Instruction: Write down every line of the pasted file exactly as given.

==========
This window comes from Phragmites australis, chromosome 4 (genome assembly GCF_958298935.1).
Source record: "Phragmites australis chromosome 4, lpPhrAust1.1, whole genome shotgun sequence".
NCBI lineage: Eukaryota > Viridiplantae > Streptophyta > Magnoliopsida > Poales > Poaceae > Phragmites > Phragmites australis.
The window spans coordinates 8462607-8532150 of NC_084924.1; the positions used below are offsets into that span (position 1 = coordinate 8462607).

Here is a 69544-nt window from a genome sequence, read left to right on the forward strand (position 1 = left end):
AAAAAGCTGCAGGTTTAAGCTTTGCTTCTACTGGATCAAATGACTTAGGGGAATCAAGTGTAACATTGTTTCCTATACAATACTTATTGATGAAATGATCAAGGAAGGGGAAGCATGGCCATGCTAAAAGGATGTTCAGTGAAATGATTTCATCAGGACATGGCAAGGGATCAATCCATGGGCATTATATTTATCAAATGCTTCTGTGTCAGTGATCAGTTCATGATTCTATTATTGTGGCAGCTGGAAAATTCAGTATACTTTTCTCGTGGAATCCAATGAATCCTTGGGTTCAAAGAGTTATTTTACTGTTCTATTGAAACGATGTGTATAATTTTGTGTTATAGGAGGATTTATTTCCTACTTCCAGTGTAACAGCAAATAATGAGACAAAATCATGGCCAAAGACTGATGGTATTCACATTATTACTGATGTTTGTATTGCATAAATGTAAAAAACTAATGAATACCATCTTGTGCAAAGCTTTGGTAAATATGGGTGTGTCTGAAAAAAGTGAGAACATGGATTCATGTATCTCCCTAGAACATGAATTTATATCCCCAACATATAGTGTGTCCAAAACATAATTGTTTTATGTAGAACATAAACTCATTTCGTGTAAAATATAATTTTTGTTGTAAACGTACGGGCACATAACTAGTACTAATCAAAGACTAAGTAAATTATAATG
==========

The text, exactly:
This window comes from Phragmites australis, chromosome 4 (genome assembly GCF_958298935.1).
Source record: "Phragmites australis chromosome 4, lpPhrAust1.1, whole genome shotgun sequence".
NCBI lineage: Eukaryota > Viridiplantae > Streptophyta > Magnoliopsida > Poales > Poaceae > Phragmites > Phragmites australis.
The window spans coordinates 8462607-8532150 of NC_084924.1; the positions used below are offsets into that span (position 1 = coordinate 8462607).

Here is a 69544-nt window from a genome sequence, read left to right on the forward strand (position 1 = left end):
AAAAAGCTGCAGGTTTAAGCTTTGCTTCTACTGGATCAAATGACTTAGGGGAATCAAGTGTAACATTGTTTCCTATACAATACTTATTGATGAAATGATCAAGGAAGGGGAAGCATGGCCATGCTAAAAGGATGTTCAGTGAAATGATTTCATCAGGACATGGCAAGGGATCAATCCATGGGCATTATATTTATCAAATGCTTCTGTGTCAGTGATCAGTTCATGATTCTATTATTGTGGCAGCTGGAAAATTCAGTATACTTTTCTCGTGGAATCCAATGAATCCTTGGGTTCAAAGAGTTATTTTACTGTTCTATTGAAACGATGTGTATAATTTTGTGTTATAGGAGGATTTATTTCCTACTTCCAGTGTAACAGCAAATAATGAGACAAAATCATGGCCAAAGACTGATGGTATTCACATTATTACTGATGTTTGTATTGCATAAATGTAAAAAACTAATGAATACCATCTTGTGCAAAGCTTTGGTAAATATGGGTGTGTCTGAAAAAAGTGAGAACATGGATTCATGTATCTCCCTAGAACATGAATTTATATCCCCAACATATAGTGTGTCCAAAACATAATTGTTTTATGTAGAACATAAACTCATTTCGTGTAAAATATAATTTTTGTTGTAAACGTACGGGCACATAACTAGTACTAATCAAAGACTAAGTAAATTATAATG